Charles Baird (engineer)

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Elizaveta, The first Russian steamship

Charles Baird (1766–1843) was a Scottish engineer who played an important part in the industrial and business life of 19th-century St. Petersburg. His company specialised in steam-driven machinery and was responsible for Russia's first steamboat.

Biography[edit]

Born at Westerton, Bothkennar, Stirlingshire, Charles was one of the nine children of Nicol Baird, superintendent of the Forth and Clyde Canal. His younger brother Hugh Baird also became an engineer. Charles Baird started his working life in 1782 as an apprentice at the Carron Ironworks near Falkirk.

By the age of 19 Baird had a supervisory post in the gun department, and in 1786 he accompanied a Carron Company manager, Charles Gascoigne, to Russia to establish the Aleksandrovsk gun factory at Petrozavodsk, and a cannonball foundry at Kronstadt. Gascoigne had been invited to Russia by Samuel Greig, a Scot who was an admiral in the Russian Navy.

In 1792 Baird entered into partnership with Francis Morgan, whose daughter Sophia he married in June 1794. Their St. Petersburg business became known as the Baird Works (Russian: Завод Берда) and specialised in steam-driven machinery. It supplied machinery for the Imperial Arsenal, Mint, and glassworks, and undertook a range of projects from bridge-building to ornamental metalwork. Baird also had a sugar refinery using his own innovative method of refining.

The Baird Works were responsible for the Elizaveta, Russia's first steamship, launched in 1815, and this early start gave them a ten-year monopoly on steamship routes from St. Petersburg, including the Elizaveta's run to Kronstadt. They had their own wharves, and the St. Petersburg Times has said Baird helped "create a great industrial kingdom on the Neva River that is known today as Admiralty Shipyard (Admiralteiskiye Verfi), the shipbuilding company.[1] Baird's supplied the ironwork for several bridges, including the first cast iron arch bridge in Russia (1805) and from the 1820s, suspension bridges designed by Wilhelm von Traitteur, like the Postoffice Bridge over the river Moika. The company also worked with the architect Auguste de Montferrand on the Alexander Column and Saint Isaac's Cathedral, and were responsible for technical aspects of the cathedral dome design.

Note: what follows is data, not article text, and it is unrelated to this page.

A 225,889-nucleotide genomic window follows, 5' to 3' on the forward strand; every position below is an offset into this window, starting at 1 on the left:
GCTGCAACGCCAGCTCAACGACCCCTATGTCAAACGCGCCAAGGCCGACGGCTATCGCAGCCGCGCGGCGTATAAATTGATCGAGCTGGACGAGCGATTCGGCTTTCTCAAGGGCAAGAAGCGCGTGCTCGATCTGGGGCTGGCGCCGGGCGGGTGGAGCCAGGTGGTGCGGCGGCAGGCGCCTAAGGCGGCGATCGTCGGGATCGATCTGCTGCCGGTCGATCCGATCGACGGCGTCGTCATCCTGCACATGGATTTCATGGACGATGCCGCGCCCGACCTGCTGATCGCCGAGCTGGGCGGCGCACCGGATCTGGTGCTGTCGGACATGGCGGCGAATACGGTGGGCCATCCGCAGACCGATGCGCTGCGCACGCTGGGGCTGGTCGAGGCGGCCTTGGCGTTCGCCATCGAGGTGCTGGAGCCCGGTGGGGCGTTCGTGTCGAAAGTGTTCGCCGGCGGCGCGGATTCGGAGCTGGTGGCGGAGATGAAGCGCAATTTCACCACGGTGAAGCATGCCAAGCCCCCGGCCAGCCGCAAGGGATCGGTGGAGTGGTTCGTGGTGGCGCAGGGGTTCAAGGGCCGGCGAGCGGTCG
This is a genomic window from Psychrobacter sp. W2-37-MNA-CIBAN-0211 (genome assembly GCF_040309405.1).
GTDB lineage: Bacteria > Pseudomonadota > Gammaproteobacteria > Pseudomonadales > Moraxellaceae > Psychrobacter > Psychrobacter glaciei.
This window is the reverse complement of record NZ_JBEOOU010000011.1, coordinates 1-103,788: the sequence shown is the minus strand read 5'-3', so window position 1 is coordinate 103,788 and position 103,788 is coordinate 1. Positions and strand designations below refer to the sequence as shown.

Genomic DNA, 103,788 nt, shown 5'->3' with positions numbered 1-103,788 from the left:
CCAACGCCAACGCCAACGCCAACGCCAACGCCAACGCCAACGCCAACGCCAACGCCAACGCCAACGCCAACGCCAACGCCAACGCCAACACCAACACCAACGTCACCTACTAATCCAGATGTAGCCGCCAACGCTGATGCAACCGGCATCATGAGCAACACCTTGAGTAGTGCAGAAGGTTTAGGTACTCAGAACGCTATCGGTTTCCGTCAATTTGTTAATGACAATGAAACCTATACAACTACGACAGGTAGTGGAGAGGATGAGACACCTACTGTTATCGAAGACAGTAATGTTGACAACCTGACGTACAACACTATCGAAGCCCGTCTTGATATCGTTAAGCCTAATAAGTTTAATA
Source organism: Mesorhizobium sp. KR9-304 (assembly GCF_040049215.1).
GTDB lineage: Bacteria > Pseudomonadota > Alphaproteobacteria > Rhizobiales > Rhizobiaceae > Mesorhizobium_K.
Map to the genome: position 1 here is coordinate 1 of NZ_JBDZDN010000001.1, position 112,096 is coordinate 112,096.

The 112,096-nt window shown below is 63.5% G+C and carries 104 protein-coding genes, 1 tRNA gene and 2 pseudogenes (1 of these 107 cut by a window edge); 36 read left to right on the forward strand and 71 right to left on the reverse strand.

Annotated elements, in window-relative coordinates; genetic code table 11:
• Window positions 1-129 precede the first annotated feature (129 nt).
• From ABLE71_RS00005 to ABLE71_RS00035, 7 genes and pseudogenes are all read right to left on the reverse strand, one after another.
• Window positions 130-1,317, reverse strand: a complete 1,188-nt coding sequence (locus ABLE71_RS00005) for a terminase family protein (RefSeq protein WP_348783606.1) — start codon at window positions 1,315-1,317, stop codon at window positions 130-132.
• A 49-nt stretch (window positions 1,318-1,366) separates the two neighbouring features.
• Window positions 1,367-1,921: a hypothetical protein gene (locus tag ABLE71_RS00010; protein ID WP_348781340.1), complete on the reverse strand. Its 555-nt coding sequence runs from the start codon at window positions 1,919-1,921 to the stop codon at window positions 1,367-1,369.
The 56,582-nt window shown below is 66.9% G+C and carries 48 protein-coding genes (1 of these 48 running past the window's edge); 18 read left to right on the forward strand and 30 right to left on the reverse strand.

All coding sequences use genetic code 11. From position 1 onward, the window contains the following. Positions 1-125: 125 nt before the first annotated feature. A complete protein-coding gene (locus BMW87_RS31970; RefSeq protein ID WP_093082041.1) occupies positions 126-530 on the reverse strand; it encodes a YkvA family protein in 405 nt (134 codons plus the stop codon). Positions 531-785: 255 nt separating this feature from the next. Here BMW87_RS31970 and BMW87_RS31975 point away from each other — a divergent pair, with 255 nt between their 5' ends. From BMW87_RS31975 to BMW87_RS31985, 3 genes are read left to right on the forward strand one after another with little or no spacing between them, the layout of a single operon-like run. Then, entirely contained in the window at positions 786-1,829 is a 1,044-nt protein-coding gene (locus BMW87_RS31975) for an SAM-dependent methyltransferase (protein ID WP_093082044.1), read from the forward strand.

The business was operated by Russian serfs, some of them extremely skilled in fine ornamental metalwork, according to James Nasmyth's account.[2] Baird brought other engineers from Scotland to work with him: his son Francis and nephew William Handyside made important contributions, with Francis carrying the Baird Works forward after his father's death. Handyside took the lead in the firm's work with Montferrand, and another nephew, Nicol Hugh Baird who spent a few years in St. Petersburg, later became a noted Canadian engineer. Other Handyside brothers came to work in Russia, including Andrew Handyside. Charles' younger brother Hugh Baird was designer of the Edinburgh & Glasgow Union Canal.

Charles Baird was known for his business skills as well as his technical ability, and his achievements were recognised both in Britain and in Russia. In 1841 he was elected to the Institution of Civil Engineers, and the many honours he received led to the title of Knight of St Vladimir. He died on 10 December 1843 and is buried in the Smolensk Lutheran Cemetery.

See also[edit]

References[edit]

Notes[edit]

  1. ^ Tulupenko, Yuri (October 22, 2002). "The U.K. and St. Petersburg, river of british history runs deep in the city". The St. Petersburg Times. St. Petersburg. Archived from the original on Feb 13, 2005. Retrieved 2009-02-10. 
  2. ^ Autobiography

Further reading[edit]

  • Memoir of the late Charles Baird, esq., of St Petersburg, and of his son, the late Francis Baird, esq., of St. Petersburg and 4, Queens Gate, London (London, 1867)]
  • Russian Iron Bridges to 1850 (Newcomen Society 1982)

External links[edit]